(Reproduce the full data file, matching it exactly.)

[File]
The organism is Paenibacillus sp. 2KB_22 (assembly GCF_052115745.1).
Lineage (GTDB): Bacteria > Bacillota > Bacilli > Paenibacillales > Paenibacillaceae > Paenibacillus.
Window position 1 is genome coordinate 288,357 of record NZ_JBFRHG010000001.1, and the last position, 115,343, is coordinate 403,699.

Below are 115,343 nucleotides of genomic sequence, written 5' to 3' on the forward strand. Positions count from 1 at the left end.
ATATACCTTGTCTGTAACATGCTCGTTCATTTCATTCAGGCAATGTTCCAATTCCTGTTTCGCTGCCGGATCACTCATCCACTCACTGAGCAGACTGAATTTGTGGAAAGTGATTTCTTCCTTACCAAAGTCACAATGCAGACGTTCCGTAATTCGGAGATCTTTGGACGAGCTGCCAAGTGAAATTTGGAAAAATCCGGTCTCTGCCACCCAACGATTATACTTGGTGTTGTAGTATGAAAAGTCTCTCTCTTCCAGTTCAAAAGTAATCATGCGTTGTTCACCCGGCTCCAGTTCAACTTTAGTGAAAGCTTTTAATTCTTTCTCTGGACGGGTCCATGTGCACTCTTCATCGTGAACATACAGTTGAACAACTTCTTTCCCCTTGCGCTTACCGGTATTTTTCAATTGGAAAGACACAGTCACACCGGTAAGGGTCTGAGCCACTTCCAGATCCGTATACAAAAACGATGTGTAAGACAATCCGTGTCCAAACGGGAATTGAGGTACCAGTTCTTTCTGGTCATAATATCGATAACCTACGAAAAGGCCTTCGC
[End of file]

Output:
The organism is Paenibacillus sp. 2KB_22 (assembly GCF_052115745.1).
Lineage (GTDB): Bacteria > Bacillota > Bacilli > Paenibacillales > Paenibacillaceae > Paenibacillus.
Window position 1 is genome coordinate 288,357 of record NZ_JBFRHG010000001.1, and the last position, 115,343, is coordinate 403,699.

Below are 115,343 nucleotides of genomic sequence, written 5' to 3' on the forward strand. Positions count from 1 at the left end.
ATATACCTTGTCTGTAACATGCTCGTTCATTTCATTCAGGCAATGTTCCAATTCCTGTTTCGCTGCCGGATCACTCATCCACTCACTGAGCAGACTGAATTTGTGGAAAGTGATTTCTTCCTTACCAAAGTCACAATGCAGACGTTCCGTAATTCGGAGATCTTTGGACGAGCTGCCAAGTGAAATTTGGAAAAATCCGGTCTCTGCCACCCAACGATTATACTTGGTGTTGTAGTATGAAAAGTCTCTCTCTTCCAGTTCAAAAGTAATCATGCGTTGTTCACCCGGCTCCAGTTCAACTTTAGTGAAAGCTTTTAATTCTTTCTCTGGACGGGTCCATGTGCACTCTTCATCGTGAACATACAGTTGAACAACTTCTTTCCCCTTGCGCTTACCGGTATTTTTCAATTGGAAAGACACAGTCACACCGGTAAGGGTCTGAGCCACTTCCAGATCCGTATACAAAAACGATGTGTAAGACAATCCGTGTCCAAACGGGAATTGAGGTACCAGTTCTTTCTGGTCATAATATCGATAACCTACGAAAAGGCCTTCGC